Facebook-delete-account-screen

Like many other people, I have a Facebook account. One reason is to keep track of what’s happening in the planet’s largest social network, including what application developers and users are doing there.

Another is that some of my friends — actual friends — are using the site. Facebook helps me stay in touch.

But the privacy fiasco of the past few days has left me feeling that I really can’t entirely trust Facebook, even with the limited amount of things I’ve said and done on the site since I got an account several years ago. Maybe I’m over-reacting — and I continue to admire the company’s accomplishments in many other ways — but that’s just the way it is.

Why don’t I feel safe and sound in their benevolent hands? Because although some of the changes they’ve made in their privacy settings are actually helpful, they are suggesting that users share much more of their data and other information, much more widely than ever. Facebook’s extremely smart leaders know perfectly well that the majority of users are likely to accept these suggestions, because most people say yes to whatever the default settings are in any application.

I wasn’t very happy with my Facebook situation in any case. Early on, I said yes to just about everyone who asked me to “friend” them, including people barely knew and some I didn’t know at all.

The privacy changes — and my continuing uncertainty, given the number of pages you have to look at to modify your settings — made me realize I’d rather take fewer chances. So I’ve made a fairly drastic change.

This morning, I deleted my account. Then I started a new one.

Actually, I scheduled the old one for deletion several weeks from now, which is all Facebook allows. The company figures, perhaps correctly, that some people will have made this decision rashly and wants to give them a way to reconsider. And it’s clearly in Facebook’s interest to avoid as many cancellations as possible for business reasons.

It wasn’t easy to figure out how to delete the account, which no doubt is part of the company’s strategy, too. If you go to your Settings page, the only option in this realm is to “deactivate,” not delete.

But a little searching on the site turns up this Facebook Group called “How to permanently delete your facebok account” (more than 35,000 members) — which in turn reveals this link to a delete-account form.

Before I did the actual deletion, however, I went to my Account Settings and opened up the Username option. I’d previously set my username to “dangillmor” so my Facebook URL would be facebook.com/dangillmor, and wanted to be able to use that again. I changed the username to something else, and only then did I delete the account.

Then I started a new account, using a different email address, and set the username to match the old one.

Next up was a check of the default privacy settings for new users. They’re pretty un-private, in my view, sharing way too much with people you don’t know. I systematically went through the various screens — Facebook makes this chore both annoying and obscure, perhaps on purpose — to ratchet down the settings to something I can live with.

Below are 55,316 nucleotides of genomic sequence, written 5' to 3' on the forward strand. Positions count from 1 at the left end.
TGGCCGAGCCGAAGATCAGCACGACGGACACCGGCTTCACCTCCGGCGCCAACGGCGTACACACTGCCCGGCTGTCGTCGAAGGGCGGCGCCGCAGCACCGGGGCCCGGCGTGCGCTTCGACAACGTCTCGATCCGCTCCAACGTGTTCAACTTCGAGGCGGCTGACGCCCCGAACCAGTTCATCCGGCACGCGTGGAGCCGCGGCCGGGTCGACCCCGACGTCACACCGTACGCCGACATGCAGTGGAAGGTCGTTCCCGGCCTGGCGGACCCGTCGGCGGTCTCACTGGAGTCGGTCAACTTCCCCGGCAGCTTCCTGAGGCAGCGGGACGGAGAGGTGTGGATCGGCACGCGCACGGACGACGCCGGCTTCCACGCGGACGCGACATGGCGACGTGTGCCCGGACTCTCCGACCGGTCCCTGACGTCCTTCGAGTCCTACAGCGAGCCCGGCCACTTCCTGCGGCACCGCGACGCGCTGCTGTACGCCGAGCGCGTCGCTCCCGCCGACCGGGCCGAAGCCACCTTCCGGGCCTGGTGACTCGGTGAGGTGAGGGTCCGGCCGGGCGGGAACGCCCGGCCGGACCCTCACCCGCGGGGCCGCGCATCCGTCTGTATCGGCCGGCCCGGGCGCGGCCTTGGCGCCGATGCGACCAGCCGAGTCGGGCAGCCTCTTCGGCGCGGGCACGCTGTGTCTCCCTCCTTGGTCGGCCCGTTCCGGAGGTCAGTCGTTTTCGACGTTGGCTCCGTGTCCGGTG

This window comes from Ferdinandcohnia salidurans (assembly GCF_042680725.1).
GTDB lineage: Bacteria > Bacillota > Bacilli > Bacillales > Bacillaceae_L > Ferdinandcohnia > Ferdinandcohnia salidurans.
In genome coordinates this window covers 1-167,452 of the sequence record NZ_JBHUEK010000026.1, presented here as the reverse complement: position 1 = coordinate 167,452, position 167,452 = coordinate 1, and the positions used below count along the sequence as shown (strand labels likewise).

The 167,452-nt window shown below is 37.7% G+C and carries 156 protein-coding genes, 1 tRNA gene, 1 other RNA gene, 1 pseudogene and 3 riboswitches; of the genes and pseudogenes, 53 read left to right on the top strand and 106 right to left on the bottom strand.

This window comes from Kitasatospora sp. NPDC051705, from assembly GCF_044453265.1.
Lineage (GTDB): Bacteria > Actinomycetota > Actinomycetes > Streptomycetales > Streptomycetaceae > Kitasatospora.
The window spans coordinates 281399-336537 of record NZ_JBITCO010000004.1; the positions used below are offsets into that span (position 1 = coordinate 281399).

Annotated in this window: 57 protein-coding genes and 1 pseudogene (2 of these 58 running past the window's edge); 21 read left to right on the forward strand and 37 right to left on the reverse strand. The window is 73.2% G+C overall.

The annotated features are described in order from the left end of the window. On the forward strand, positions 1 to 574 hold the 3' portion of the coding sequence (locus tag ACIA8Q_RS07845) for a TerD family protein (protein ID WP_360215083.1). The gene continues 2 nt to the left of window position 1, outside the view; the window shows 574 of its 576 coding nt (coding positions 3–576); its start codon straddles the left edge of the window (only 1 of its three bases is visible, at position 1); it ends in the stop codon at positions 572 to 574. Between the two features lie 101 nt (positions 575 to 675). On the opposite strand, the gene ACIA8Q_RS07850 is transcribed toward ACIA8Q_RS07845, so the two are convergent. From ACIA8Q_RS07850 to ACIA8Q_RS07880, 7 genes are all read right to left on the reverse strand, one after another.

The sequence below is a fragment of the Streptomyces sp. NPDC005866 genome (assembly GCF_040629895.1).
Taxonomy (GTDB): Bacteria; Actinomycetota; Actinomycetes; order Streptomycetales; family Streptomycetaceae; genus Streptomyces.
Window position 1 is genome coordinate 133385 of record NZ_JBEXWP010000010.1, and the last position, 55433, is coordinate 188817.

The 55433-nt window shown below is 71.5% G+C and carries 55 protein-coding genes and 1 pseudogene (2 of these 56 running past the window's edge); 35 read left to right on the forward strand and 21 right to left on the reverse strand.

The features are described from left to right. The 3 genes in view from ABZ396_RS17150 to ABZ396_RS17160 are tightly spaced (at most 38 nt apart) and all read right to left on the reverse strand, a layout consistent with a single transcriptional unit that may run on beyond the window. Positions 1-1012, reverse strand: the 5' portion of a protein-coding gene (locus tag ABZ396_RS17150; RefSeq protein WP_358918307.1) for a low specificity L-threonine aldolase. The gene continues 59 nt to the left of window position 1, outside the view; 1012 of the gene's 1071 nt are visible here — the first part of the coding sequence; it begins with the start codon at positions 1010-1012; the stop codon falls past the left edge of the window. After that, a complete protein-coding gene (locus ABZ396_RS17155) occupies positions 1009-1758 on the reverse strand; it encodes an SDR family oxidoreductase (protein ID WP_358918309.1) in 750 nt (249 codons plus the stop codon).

Look, we all know what is Facebook’s best interest: exposing to search engines and advertisers the largest possible number of pages by among the largest number of people willing to create stuff and make it all public. Marketers drool at what they can do at Facebook if the company will only let them, and Facebook’s entirely rational goal, like almost every other Internet company’s, is to make profits in almost any way it can. What’s in the corporate interest, however, doesn’t necessarily match what’s in my interest, or yours.

So I’m still at facebook.com/dangillmor — though my real Web homebase is dangillmor.com — with just two Facebook friends at the moment. I’ll be adding more, but not in any hasty way.

UPDATE: Wired News explains How to UnFacebook Yourself.

And Jason Calacanis asks, “Is Facebook Unethical, Clueless or Unlucky?” I vote mainly for the first.

39 Responses to “Facebook: Starting Over”
  1. Rick Hancock says:

    Not to dismiss your legitimate concerns, because they are valid, however I would only add that even the best attempts at protecting our privacy on a social media site is just that — an attempt. Facebook’s stated goal is for its members to be as open and sharing as possible. The logical conclusion would lead most to believe that Facebook would want to share that data with marketers to enhance its business. Yes, some of Facebook’s recent attempts to address privacy issues have been awkward, but I’m not sure how far FB will ever go to totally protect what you and I put on their site.
    If social media is the new public sidewalk, Facebook is Broadway.
    I think if privacy is really an issue for anyone, then they need to re-think signing up to use a social media website in the first place.

  2. At the risk of stating the bleedin’ obvious, there is, of course, a failsafe method of not having your privacy compromised: whatever you want kept private, don’t place on a social networking site.

    • Dan Gillmor says:

      Indeed…

    • Markus says:

      “whatever you want kept private, don’t place on a social networking site.”

      Unfortunately, the down-home sensible sound of that advice is falsely reassuring.

      Modern data-mining techniques enable corporations and various government organizations to take social networking data and make inferences about you that are often correct, and — whether correct in your case or not — may well become the basis for how you are treated/adverstisedTo/categorized/harrassed.

      A vaguely parallel example can be had in the domain of grocery shopping. Whenever your grocery purchase involves something identifiable (credit card, loyalty card, etc), the things you bought are placed in a database. “So what?” you might ask…. “I’m not buying anything illegal”. But that misses the point: those databases are being scoured for ANY statistically plausible data that can be used as a basis to analyze you. For example: if you spent three years buying steak weekly, then suddenly began buying hamburger instead, a credit card company may well deduce that you are reigning in costs because you know something about your job or general solvency that may negatively impact your finances. If the hamburger you buy is low grade, an insurance company may decide you’re a higher risk than the person next to you.